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This is a recipe written in my Grandmother’s handwriting, which I turned into a linen tea towel.  Cool huh?  This was inspired by a post a couple of years ago on Spoonflower’s blog and I have turned the idea into a class, which is coming up in March.  We will scan a recipe card and learn how to scale it up so it fills a fat quarter of fabric, perfect for a tea towel.  Don’t have a recipe?  You could also use a handwritten note, a signature, a quote, or a poem as long as it is something about the size and shape of an index card.

My recipe cards weren’t quite the right size ratio to fill the whole fat quarter – there was a little white space around the edges – so I made this simple gingham pattern to fill in the gaps and add a pretty border.  You will learn how to do that too!  This class is broken up into 3 class sessions.  There is a gap before the last session so we have time to order our fabric and then meet back one more time so we can show and tell (or troubleshoot) and then I will demonstrate how to hem them (with pretty mitered corners) and show you some more great designs based on this same scanning and scaling technique.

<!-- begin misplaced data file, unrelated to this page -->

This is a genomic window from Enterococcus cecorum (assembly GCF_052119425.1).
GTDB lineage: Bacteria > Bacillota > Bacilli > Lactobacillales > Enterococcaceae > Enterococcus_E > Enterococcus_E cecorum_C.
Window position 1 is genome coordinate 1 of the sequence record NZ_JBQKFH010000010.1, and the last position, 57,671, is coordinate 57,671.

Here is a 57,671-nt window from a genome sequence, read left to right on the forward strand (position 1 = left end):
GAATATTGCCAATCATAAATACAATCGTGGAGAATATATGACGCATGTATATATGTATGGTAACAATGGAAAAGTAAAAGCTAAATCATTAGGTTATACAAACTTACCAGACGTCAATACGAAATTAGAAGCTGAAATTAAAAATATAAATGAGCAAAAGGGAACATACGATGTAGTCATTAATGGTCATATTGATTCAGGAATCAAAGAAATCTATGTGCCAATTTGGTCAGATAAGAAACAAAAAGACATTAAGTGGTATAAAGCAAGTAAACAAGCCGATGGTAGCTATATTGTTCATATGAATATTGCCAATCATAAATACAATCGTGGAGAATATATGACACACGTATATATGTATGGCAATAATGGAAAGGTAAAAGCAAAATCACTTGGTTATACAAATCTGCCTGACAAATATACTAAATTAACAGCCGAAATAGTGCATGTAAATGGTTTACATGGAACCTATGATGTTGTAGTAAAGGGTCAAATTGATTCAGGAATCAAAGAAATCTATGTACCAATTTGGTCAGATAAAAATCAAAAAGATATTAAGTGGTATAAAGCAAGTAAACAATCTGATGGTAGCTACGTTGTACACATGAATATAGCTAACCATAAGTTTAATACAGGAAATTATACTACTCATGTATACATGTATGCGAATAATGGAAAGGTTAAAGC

You can register at Textile Center.  Dates are Wednesdays March 25, April 1 and April 29 from 6-8 pm.

Often when I teach an intro fabric design class, the students and I create a collaborative fabric design during class, which I have printed and mail to them after class.  This most recent class played along with me and made this design using speech bubble shaped post-it-notes and wrote their favorite “clean” swear word.  I thought it would make a funny fabric, especially given the day I had before I got to class.  So I scanned our design and got ready to put it into a repeat and it just seemed sort of blah.  We needed a much more colorful fabric to match our colorful language.  So I added some color and after I sent the swatches, I told my class I would post a tutorial about how I did it so they could check back.  My screenshots for this are in Photoshop, but many other design programs have the same tools you can use.

We started with a scanned image of post-it-notes on black paper.  I scanned this at 150 dpi because I wanted to print it at the same size and that is the resolution I need for fabric.

Screen Shot 2015-02-05 at 9.47.06 AMThe first thing I wanted to do was to move the speech bubbles to a layer all by themselves.  This way I could insert something into the background and have them float over top.  When I open the image in Photoshop, it automatically makes it a locked background layer. (See the lock icon?)  When I go to the Layers palette and double click the layer that says Background, it will unlock it and convert it to a regular layer (Layer 0), which is what we need.